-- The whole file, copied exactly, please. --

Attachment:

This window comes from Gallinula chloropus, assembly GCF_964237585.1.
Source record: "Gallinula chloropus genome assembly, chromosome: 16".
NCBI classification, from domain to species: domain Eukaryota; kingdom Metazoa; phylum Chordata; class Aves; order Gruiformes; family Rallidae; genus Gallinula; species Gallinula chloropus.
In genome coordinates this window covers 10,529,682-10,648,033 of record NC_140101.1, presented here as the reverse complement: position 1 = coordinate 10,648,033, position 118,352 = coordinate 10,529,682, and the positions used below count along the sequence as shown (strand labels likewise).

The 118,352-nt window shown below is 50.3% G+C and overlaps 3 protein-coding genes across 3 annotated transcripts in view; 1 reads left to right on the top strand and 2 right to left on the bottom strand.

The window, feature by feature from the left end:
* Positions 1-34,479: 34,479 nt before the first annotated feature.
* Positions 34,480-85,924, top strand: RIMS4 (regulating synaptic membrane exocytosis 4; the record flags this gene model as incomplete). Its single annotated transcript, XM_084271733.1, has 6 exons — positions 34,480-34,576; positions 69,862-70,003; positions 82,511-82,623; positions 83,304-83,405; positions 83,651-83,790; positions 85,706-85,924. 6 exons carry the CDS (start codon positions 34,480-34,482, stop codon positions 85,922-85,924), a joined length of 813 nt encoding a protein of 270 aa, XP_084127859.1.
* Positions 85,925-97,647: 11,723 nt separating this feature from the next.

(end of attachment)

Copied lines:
This window comes from Gallinula chloropus, assembly GCF_964237585.1.
Source record: "Gallinula chloropus genome assembly, chromosome: 16".
NCBI classification, from domain to species: domain Eukaryota; kingdom Metazoa; phylum Chordata; class Aves; order Gruiformes; family Rallidae; genus Gallinula; species Gallinula chloropus.
In genome coordinates this window covers 10,529,682-10,648,033 of record NC_140101.1, presented here as the reverse complement: position 1 = coordinate 10,648,033, position 118,352 = coordinate 10,529,682, and the positions used below count along the sequence as shown (strand labels likewise).

The 118,352-nt window shown below is 50.3% G+C and overlaps 3 protein-coding genes across 3 annotated transcripts in view; 1 reads left to right on the top strand and 2 right to left on the bottom strand.

The window, feature by feature from the left end:
* Positions 1-34,479: 34,479 nt before the first annotated feature.
* Positions 34,480-85,924, top strand: RIMS4 (regulating synaptic membrane exocytosis 4; the record flags this gene model as incomplete). Its single annotated transcript, XM_084271733.1, has 6 exons — positions 34,480-34,576; positions 69,862-70,003; positions 82,511-82,623; positions 83,304-83,405; positions 83,651-83,790; positions 85,706-85,924. 6 exons carry the CDS (start codon positions 34,480-34,482, stop codon positions 85,922-85,924), a joined length of 813 nt encoding a protein of 270 aa, XP_084127859.1.
* Positions 85,925-97,647: 11,723 nt separating this feature from the next.